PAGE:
Shady Part of Me isn’t the first of this year’s narrative puzzle games to focus on shadow manipulation. But it might be the most unique one. Successfully melding 3D and 2D gameplay into a coherent whole is no easy feat, but developer Douze Dixièmes has done just that and wrapped it up with an intentionally vague, yet interesting examination of personal acceptance and growth. It isn’t the longest game around, but it’s as long as it needs to be and is highly memorable due to its mechanics and stellar presentation.
The game begins with a girl. She’s sad, she’s lonely, and she’s frightened. But she’s not totally alone. Her shadow walks with her, albeit separately. The girl and her shadow are voiced by Hannah Murray, best known for portraying Gilly in Game of Thrones. The girl has a suitably childish voice, while her shadow is more mature. I don’t want to delve too deeply into Shady Part of Me‘s narrative, as that would spoil the fun of piecing it together on your own. It’s one of those stories that doesn’t make an awful lot of sense for a large portion of the playtime. But it becomes fairly clear what you’re bearing witness to as you gain more information.
Shady Part of Me takes place over four acts. Each act is broken into several segments where your goal is simply to get both the girl and her shadow to stand within their respective circles at the end. The girl’s circle is always white and in the 3D space. Likewise, the shadow’s circle is in the 2d space and is black. Once they’re both in place, the next section, which is black and white and exists in sketch form, fills in, allowing you to progress further. It’s an effective way to structure each segment and gives the game a very neat feel.
You’ll switch between the girl and her shadow with the press of a button in Shady Part of Me. The two offer completely separate styles of gameplay as well. Both can walk and pull levers, but the girl can push boxes while the shadow can jump. The girl moves freely within a 3D space and her main quirk is that she can’t stand to be in the light. Therefore, she can only move in the shadows, which requires you to manipulate the environment so that she can progress. Likewise, the shadow can only exist on lit surfaces but can only stand on other shadows. All of her environments are on the walls and floors and it’s rather striking to see both characters exist in tandem with one another.
The shadow plays more like a 2D platformer, and you’ll have to make jumps while navigating hazards such as thorns while avoiding getting crushed. The controls for both types of gameplay are great, as it’s easy to coordinate the two characters’ efforts. And Shady Part of Me is all about coordination as the two can’t complete their sections alone. Throughout the game, the shadow will need to help create shadows for the girl, while the girl will similarly need to light surfaces and manipulate shadows. These puzzles come in just a few varieties. There’s a lot of pushing boxes and creating shadows of levers and the like.
But there are a fair amount of unique situations that tie in with the themes of each location. Perhaps you’ll be prepping a boat or moving a large clock around. For the most part, Shady Part of Me‘s puzzles are strong and consistently interesting. They also tend to make a great deal of sense, which helps the game’s pace stay steady. Overall, the game has a fairly excellent difficulty curve, save for two sections that were much less clear than the rest. I had to request help for one. When I once again found myself stuck, I showed our EIC the puzzle and he noticed something I didn’t, which allowed me to move on. Your mileage will vary, of course.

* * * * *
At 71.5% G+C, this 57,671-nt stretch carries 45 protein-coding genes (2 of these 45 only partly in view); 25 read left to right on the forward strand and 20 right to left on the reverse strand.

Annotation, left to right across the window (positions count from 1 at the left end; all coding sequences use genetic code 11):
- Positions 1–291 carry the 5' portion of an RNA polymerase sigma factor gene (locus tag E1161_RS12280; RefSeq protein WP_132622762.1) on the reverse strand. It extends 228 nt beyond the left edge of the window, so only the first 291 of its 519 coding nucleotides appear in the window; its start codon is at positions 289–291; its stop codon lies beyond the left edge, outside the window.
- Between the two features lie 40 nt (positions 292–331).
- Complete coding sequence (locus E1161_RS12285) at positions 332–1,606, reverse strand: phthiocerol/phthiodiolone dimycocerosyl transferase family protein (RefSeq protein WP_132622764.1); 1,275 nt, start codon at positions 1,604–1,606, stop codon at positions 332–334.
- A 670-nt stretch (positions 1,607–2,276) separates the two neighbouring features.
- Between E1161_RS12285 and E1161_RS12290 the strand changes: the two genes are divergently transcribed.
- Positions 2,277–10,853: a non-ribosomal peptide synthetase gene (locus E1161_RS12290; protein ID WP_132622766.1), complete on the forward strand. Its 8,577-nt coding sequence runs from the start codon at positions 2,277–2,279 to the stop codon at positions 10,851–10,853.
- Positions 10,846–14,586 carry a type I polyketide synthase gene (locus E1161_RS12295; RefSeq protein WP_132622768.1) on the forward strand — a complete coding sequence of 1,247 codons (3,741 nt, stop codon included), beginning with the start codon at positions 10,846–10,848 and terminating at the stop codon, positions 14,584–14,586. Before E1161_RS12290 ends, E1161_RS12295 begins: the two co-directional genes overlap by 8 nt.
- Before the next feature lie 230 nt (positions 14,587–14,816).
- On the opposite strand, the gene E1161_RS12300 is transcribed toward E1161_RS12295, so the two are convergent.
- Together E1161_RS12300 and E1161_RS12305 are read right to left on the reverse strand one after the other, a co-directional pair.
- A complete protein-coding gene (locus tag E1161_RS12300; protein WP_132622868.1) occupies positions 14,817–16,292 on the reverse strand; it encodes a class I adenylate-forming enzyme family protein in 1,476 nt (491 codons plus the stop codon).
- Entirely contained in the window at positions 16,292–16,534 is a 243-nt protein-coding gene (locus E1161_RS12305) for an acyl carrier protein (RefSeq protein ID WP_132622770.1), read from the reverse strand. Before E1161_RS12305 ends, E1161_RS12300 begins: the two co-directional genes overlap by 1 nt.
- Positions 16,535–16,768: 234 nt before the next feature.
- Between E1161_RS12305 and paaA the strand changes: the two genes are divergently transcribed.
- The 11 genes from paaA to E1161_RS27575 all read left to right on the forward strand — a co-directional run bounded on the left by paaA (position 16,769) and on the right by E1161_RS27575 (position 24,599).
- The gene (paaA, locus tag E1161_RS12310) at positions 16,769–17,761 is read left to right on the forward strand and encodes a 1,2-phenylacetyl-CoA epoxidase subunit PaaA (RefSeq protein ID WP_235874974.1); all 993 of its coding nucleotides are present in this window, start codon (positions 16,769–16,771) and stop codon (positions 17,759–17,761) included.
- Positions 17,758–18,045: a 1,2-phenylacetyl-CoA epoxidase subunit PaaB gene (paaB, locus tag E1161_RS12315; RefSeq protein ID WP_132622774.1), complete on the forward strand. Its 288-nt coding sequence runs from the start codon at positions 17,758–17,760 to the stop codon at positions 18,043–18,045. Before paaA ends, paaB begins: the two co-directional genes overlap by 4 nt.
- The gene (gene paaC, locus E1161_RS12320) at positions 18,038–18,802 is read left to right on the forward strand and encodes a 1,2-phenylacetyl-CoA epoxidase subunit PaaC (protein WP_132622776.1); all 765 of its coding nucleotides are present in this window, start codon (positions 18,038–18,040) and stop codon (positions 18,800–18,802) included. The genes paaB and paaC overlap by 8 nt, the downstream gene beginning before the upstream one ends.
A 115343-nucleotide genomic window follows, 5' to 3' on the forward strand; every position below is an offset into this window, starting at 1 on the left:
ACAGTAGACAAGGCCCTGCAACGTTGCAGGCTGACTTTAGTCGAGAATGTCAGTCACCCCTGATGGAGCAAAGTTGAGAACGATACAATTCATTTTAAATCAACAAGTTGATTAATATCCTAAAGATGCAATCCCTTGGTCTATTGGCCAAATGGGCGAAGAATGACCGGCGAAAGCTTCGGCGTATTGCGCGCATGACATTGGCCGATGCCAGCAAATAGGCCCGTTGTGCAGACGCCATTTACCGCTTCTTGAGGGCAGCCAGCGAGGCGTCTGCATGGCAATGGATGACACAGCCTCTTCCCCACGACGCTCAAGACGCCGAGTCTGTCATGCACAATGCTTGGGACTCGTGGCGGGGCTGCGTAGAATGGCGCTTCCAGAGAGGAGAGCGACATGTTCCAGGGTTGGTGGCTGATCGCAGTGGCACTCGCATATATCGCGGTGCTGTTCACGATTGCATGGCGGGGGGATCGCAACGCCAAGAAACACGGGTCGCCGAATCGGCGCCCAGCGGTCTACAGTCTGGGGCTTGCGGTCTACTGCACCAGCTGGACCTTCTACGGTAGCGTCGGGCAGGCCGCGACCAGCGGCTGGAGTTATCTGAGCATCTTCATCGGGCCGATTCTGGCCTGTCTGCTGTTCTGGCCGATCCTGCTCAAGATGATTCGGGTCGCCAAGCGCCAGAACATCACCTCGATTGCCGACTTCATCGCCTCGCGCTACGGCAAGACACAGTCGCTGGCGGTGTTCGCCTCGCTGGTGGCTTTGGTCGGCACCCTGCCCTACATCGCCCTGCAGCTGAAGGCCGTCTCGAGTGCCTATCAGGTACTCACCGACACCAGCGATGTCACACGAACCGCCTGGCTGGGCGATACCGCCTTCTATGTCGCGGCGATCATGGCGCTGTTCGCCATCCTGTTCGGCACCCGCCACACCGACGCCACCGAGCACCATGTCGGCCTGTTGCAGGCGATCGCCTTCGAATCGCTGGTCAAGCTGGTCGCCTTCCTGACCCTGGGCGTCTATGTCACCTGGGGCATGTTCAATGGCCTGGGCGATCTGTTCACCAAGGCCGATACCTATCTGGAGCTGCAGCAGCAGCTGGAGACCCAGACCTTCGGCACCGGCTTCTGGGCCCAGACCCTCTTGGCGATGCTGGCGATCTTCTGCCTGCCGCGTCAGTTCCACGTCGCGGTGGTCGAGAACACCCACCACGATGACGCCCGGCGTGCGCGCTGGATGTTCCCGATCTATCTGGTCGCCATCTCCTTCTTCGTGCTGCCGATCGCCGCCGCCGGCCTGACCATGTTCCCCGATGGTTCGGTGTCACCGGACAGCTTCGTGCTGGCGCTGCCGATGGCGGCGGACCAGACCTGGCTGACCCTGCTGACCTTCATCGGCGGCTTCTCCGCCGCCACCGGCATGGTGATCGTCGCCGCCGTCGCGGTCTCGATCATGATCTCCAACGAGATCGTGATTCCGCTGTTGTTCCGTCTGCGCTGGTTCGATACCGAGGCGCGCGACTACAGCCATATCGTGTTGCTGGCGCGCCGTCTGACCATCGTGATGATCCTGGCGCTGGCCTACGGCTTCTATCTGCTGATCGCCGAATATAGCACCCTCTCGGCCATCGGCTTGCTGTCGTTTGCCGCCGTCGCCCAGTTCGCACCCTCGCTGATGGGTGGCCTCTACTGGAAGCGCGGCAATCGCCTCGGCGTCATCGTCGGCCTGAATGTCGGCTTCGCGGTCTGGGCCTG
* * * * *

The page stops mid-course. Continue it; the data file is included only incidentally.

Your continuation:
There’s a lot of variety to the environments in Shady Part of Me. You’ll see a mental health facility, a school, a carnival, and other places. Each location has a lot of character and a fair amount of interesting things to see that differentiate them from one another. The visuals themselves are somewhat cel-shaded and the game makes fantastic use of its muted color palette, often switching to different tones based on which character you’re controlling. As far as artistic-looking games go, this one stands on its own.
Audio in Shady Part of Me is similarly good. Hannah Murray does a very good job here, especially in regards to differentiating the girl and her shadow. It does sound like a bit of a stretch when she does the girl’s voice, however, even if her intonation and delivery are perfectly believable. The dialogue is similarly well-written. I could see someone playing through the game more than once to try and properly analyze the events that take place, as viewing the earlier sections while having a greater understanding of the narrative is an enticing prospect.
It will probably take most players five-to-six hours to finish the game, although that number can obviously increase if they were to get stuck, which is feasible. Shady Part of Me also has about 100 origami birds to collect, which can easily extend the game’s playtime. Collecting these adds tiny bits of additional text or voice acting and plugs a jigsaw piece into pictures corresponding with each act that can be seen on the main menu. You can also revisit any act you want if you’d like to hunt for these. I’m not sure if they grant anything additional, as I didn’t collect 100% of the birds during any one section.
Shady Part of Me is a highly compelling little game, with enjoyable gameplay and satisfying mechanics that I’ve never seen pulled off quite like this. The presentation is strong, it lasts longer than most games of this sort do, and it also has a healthy dose of narrative themes to chew on. All of that makes it one of the best puzzle-platformers I’ve seen this year, making for an easy recommendation.